The scope of applying the concept of user experience (UX) has been expanding in recent years. Fujitsu Design Ltd. takes various approaches to UX design. One of them is the perspective of ensuring a special purchase experience for customers by providing multiple prototyping opportunities as they determine the details of end products with a retailer. This paper describes our efforts to develop a complete UX design for GLOBE-TROTTER ASIA PACIFIC LTD., a custom-made luggage and goods company. This service is called "MY ONLY TROTTER," and it aims to make traditional bespoke purchasing a special experience in itself by integrating projection mapping, 3D computer graphics (3D-CG), and other ICT features into ordering processes.
In February 2014, the municipal government of Kawasaki City and Fujitsu signed a framework agreement to cooperate in finding ways to leverage big data and open data. Kawasaki City released "Kawasaki Apps," a series of apps designed to provide citizens with useful information using positioning data and linked open data (LOD), such as information for families with children and for protection against disasters. As a participant in this project, Fujitsu worked on developing a system that could provide timely information to young parents through Kawasaki Apps. We were responsible for designing an app for young parents to help them raise their children. This was done considering the user experience (UX) for various usage situations. A pilot study was conducted in Asao Ward in January 2015. About 80% of the participating users gave positive feedback such as "the app is useful" and "would like to continue using it." On the basis of the responses of pilot study participants as well as of municipal employees, this app was approved for a city-wide roll-out in Kawasaki, and went into full development in June 2015, followed by its launch in April 2016. This paper explains the UX design processes involved in the development of this Kawasaki App for young parents.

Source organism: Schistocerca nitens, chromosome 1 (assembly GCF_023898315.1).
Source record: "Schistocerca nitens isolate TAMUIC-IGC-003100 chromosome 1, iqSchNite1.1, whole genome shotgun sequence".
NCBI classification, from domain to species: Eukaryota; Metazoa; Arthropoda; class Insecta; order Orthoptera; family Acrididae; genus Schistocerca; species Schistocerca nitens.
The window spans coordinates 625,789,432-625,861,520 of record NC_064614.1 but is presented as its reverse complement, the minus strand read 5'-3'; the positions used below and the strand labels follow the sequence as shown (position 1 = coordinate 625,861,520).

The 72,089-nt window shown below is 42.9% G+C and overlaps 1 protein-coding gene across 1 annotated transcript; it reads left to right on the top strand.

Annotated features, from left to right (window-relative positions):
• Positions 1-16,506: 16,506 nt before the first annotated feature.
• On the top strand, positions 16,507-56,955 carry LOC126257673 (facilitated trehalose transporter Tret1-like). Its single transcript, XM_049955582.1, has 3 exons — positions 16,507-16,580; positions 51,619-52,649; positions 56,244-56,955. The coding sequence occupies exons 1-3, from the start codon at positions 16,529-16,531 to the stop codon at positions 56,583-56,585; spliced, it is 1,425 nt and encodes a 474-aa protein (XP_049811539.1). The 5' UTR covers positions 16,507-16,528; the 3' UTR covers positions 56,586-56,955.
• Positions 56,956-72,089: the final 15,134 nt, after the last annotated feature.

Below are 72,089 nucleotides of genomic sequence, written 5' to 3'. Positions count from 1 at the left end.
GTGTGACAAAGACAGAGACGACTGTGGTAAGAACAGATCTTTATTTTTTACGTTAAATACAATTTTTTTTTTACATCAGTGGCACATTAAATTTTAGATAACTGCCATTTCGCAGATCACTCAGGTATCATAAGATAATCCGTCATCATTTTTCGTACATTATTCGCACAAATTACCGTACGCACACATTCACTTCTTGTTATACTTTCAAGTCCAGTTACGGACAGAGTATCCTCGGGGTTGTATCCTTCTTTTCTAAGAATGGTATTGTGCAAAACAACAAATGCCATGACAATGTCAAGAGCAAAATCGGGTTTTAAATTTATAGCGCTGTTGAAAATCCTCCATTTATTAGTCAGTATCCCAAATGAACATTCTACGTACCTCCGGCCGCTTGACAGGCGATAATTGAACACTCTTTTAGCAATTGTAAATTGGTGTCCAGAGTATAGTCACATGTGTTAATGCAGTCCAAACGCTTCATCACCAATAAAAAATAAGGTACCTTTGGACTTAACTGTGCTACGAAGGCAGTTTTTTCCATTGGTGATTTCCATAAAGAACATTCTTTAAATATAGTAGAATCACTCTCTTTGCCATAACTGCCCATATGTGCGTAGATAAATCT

As we approach the digital business era, initiatives to utilize digital technologies to create new value have begun. These initiatives involve not only so-called waterfall development based on existing processes, but also collaborative efforts with customers through the user experience (UX), which can only be gained from the people who use products and services. To provide a venue for such co-creation, we launched in May 2016 FUJITSU Knowledge Integration Base PLY (hereafter, PLY) at Fujitsu Solution Square in Ota City, Tokyo. The concept behind PLY is to provide a space where system engineers with experience in co-creation engage with customers to develop new value based on the environment and concepts supported by these engineers. This paper describes how we created the PLY environment and moved forward with co-creation initiatives.